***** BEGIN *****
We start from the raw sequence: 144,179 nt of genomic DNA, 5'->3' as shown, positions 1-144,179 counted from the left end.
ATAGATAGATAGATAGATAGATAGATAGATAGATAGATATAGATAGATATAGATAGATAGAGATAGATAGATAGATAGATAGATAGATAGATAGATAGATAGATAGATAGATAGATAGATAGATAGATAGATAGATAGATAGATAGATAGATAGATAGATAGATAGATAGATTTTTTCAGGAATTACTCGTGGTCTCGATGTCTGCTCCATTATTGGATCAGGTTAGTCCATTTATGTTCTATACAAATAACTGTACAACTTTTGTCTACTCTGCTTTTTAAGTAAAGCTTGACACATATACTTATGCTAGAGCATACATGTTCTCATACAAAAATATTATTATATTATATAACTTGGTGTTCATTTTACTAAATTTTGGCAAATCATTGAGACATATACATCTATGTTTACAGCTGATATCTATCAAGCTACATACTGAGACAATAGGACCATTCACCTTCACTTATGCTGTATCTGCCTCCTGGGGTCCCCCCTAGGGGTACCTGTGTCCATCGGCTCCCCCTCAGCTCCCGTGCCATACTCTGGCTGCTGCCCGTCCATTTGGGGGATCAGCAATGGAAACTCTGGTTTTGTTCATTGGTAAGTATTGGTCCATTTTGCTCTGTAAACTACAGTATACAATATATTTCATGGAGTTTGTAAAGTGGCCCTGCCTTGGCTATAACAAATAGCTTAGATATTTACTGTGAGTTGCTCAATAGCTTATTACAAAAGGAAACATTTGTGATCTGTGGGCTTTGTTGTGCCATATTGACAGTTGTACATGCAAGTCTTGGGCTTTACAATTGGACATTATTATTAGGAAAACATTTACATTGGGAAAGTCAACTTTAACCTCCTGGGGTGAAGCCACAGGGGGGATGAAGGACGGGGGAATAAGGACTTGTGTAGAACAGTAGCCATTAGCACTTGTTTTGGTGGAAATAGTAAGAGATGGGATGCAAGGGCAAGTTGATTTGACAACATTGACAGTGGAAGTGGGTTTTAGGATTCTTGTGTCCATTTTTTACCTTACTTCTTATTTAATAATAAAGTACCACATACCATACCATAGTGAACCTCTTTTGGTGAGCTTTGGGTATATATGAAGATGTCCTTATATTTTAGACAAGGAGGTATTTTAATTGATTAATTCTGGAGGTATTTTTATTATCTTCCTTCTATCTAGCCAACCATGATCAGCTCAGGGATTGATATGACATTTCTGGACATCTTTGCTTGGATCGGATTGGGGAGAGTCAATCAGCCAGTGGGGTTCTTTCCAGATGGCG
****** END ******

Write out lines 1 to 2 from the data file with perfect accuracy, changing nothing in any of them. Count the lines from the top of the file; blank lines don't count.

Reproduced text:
We start from the raw sequence: 144,179 nt of genomic DNA, 5'->3' as shown, positions 1-144,179 counted from the left end.
ATAGATAGATAGATAGATAGATAGATAGATAGATAGATATAGATAGATATAGATAGATAGAGATAGATAGATAGATAGATAGATAGATAGATAGATAGATAGATAGATAGATAGATAGATAGATAGATAGATAGATAGATAGATAGATAGATAGATAGATAGATAGATAGATTTTTTCAGGAATTACTCGTGGTCTCGATGTCTGCTCCATTATTGGATCAGGTTAGTCCATTTATGTTCTATACAAATAACTGTACAACTTTTGTCTACTCTGCTTTTTAAGTAAAGCTTGACACATATACTTATGCTAGAGCATACATGTTCTCATACAAAAATATTATTATATTATATAACTTGGTGTTCATTTTACTAAATTTTGGCAAATCATTGAGACATATACATCTATGTTTACAGCTGATATCTATCAAGCTACATACTGAGACAATAGGACCATTCACCTTCACTTATGCTGTATCTGCCTCCTGGGGTCCCCCCTAGGGGTACCTGTGTCCATCGGCTCCCCCTCAGCTCCCGTGCCATACTCTGGCTGCTGCCCGTCCATTTGGGGGATCAGCAATGGAAACTCTGGTTTTGTTCATTGGTAAGTATTGGTCCATTTTGCTCTGTAAACTACAGTATACAATATATTTCATGGAGTTTGTAAAGTGGCCCTGCCTTGGCTATAACAAATAGCTTAGATATTTACTGTGAGTTGCTCAATAGCTTATTACAAAAGGAAACATTTGTGATCTGTGGGCTTTGTTGTGCCATATTGACAGTTGTACATGCAAGTCTTGGGCTTTACAATTGGACATTATTATTAGGAAAACATTTACATTGGGAAAGTCAACTTTAACCTCCTGGGGTGAAGCCACAGGGGGGATGAAGGACGGGGGAATAAGGACTTGTGTAGAACAGTAGCCATTAGCACTTGTTTTGGTGGAAATAGTAAGAGATGGGATGCAAGGGCAAGTTGATTTGACAACATTGACAGTGGAAGTGGGTTTTAGGATTCTTGTGTCCATTTTTTACCTTACTTCTTATTTAATAATAAAGTACCACATACCATACCATAGTGAACCTCTTTTGGTGAGCTTTGGGTATATATGAAGATGTCCTTATATTTTAGACAAGGAGGTATTTTAATTGATTAATTCTGGAGGTATTTTTATTATCTTCCTTCTATCTAGCCAACCATGATCAGCTCAGGGATTGATATGACATTTCTGGACATCTTTGCTTGGATCGGATTGGGGAGAGTCAATCAGCCAGTGGGGTTCTTTCCAGATGGCG